This weekly meal plan is a tad late (posted Monday but you will probably see it Tuesday). We ended up eating leftovers at home tonight because the final touches were being done to our kitchen. We’re still limited as the oven won’t be in for a couple more days. I’m using the slow cooker twice this week and plan to use the oven by Friday. (Please, please, please let it be done!)
As always, for more meal plans see Org Junkie.
What’s Cooking this Week?
Monday: Leftovers from dinner out Sunday
Tuesday: Ravioli with spinach and sundried tomatoes, bread and salad
Wednesday: Slow cooker carnitas with tortillas, beans, cheese, and all the toppings
Thursday: Black Bean soup with a salad with leftovers from Wed
Friday: Marinated salmon with macaroni and cheese and parmesan green beans
Salad of the week — Mixed baby greens, pears, walnuts and cranberries
Challenges: want to make feeding a priority but can’t
I feel like this kitchen re-do has turned our eating upside down. I had a couple of days last week I didn’t get my lunch until 2 pm while feeding my kids fast in order to get them to their nap (naps are MUSTS in our house). And because the kitchen was inaccessible, I ended up picking at snacks, instead of eating a satisfying meal.
Throughout the years I have talked to people about managing their eating and they always tell me they don’t have time to plan meals. They are hurried at breakfast time, grab something super easy for lunch (late) and then eat out for dinner because they are too tired and hungry to cook. After dinner, they still pick at food well into the night (when the body finally gets a decent meal — it will want to keep eating).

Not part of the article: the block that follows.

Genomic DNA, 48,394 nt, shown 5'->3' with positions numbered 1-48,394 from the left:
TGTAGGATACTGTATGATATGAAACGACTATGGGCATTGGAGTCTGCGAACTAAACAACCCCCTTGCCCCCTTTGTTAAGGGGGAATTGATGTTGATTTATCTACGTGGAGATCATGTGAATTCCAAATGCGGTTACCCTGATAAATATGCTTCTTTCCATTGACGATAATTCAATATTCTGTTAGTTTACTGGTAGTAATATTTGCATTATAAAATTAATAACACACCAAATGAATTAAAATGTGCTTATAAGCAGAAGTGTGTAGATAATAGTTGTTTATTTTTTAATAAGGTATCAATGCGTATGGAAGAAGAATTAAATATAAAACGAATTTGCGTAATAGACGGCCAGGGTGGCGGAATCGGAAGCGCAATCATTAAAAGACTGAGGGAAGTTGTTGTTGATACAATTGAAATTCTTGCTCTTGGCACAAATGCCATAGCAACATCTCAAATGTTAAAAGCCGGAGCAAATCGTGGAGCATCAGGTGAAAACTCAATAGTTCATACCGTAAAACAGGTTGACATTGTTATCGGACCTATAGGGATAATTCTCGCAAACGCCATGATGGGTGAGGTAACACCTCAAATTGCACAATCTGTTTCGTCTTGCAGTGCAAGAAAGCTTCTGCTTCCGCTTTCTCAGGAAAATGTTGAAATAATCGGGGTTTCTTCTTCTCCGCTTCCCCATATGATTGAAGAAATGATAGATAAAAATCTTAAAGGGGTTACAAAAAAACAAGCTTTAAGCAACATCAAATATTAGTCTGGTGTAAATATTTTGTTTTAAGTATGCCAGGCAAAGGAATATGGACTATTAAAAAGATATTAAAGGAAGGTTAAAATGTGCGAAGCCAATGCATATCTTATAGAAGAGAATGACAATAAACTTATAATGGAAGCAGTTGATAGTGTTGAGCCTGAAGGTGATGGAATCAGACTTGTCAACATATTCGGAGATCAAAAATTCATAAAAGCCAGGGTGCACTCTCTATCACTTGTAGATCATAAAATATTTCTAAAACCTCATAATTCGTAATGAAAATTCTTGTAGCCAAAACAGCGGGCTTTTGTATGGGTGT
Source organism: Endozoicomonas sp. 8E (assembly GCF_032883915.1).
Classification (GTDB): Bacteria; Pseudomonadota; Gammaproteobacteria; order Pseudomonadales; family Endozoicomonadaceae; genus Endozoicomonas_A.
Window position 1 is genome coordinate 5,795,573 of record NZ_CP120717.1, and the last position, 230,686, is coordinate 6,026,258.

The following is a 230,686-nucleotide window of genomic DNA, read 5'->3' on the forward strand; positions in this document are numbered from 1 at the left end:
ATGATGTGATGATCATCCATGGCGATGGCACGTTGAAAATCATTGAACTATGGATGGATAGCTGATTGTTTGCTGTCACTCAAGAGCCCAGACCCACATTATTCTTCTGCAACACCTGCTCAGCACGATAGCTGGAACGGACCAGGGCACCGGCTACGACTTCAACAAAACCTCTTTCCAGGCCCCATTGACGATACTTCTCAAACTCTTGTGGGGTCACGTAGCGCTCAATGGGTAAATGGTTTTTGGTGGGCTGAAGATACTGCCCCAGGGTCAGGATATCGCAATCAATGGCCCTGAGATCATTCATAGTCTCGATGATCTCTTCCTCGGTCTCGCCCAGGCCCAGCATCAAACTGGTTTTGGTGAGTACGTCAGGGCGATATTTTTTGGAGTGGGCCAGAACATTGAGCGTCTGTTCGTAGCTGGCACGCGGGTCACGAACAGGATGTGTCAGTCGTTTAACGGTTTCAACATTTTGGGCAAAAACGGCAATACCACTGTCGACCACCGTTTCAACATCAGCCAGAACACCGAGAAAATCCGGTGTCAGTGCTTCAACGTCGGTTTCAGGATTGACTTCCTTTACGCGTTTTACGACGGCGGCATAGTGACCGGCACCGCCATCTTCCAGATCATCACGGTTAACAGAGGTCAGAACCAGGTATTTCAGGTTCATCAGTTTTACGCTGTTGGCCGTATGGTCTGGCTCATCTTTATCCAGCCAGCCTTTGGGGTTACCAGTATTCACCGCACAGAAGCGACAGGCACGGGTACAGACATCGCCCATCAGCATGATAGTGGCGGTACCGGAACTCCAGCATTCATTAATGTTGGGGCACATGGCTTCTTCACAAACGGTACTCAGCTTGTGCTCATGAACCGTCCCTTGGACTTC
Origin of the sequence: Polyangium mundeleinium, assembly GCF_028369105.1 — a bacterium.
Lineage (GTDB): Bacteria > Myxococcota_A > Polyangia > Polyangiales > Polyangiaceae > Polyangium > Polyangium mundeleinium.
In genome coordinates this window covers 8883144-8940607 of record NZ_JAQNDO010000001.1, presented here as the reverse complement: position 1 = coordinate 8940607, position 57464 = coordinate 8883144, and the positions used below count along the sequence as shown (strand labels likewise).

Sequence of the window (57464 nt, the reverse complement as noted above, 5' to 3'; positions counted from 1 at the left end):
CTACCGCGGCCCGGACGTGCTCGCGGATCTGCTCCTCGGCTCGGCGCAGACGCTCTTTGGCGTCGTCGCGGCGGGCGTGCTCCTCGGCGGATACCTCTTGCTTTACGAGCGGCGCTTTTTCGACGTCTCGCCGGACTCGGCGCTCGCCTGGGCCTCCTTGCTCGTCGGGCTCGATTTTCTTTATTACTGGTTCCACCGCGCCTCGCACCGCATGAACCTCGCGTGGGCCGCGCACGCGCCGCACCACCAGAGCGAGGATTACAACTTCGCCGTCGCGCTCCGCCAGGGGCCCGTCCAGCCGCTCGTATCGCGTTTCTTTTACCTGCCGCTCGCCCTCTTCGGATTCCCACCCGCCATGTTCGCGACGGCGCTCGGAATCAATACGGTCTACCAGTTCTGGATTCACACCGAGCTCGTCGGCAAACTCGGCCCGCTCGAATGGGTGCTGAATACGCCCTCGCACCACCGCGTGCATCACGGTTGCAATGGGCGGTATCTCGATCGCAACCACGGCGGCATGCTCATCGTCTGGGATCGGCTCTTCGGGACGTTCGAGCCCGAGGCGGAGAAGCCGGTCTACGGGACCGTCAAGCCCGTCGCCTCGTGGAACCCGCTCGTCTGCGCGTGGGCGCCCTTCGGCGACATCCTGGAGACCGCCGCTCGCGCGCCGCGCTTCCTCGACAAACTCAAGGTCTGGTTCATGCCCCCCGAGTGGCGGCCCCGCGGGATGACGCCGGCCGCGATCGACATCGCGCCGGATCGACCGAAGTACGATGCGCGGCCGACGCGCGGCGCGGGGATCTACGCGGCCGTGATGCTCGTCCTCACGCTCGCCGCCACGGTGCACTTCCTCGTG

I always ask them if they believe that feeding themselves is a priority — and they say “yes,” but then hesitate.
This is really the problem. Whether people learned this from their parents, society, or simply don’t believe they deserve to be fed well, the belief that proceeds this action is “feeding myself is not a priority.”
So it’s really the belief that’s the problem, not the time, lack of easy recipes, or other things I hear from people. I tell them to challenge this belief every time they are tempted to run out of the house without eating breakfast or are unwilling to stop for lunch when immersed in work or other activities.
I fall into this trap too. Sometimes I’ll put planning meals off until the last minute and that’s when I do a shoddy job. I pay for it all week as I have to run back to the grocery store or scratch a meal because of a missing a key ingredient like pasta for spaghetti.
I guess this is my long and rambling way of saying that I am recommitted to make feeding myself and my family a priority.
News — The Claim: “Parents may not have that much influence over their kids eating”
When I saw this as a news headline I had to read it. So I searched for the review study the story was based on and found the title to be “Do children and their parents eat a similar diet? Resemblance in child and parental dietary intake: systematic review and meta-analysis”
I wasn’t able to read the study but by looking at the abstract I can see the studies (24, small samples by the way) examined what kids were eating compared to their parents. And surprise, surprise, it was different.
Now what I’m not sure about was whether or not they included the feeding styles of the parents. Did they cater to their kids with separate meals or not? Did they follow the division of responsibility or were they controlling or too casual in their feeding? How old were the children (I know, reading the study would help).
Not only do these things matter, but there’s a truth I’m going to speak that is not very PC. Kids that will grow up to be healthy and happy eaters don’t have to eat just like their parents when they are kids. I mean, we don’t expect them to read, problem solve and enjoy coffee like us.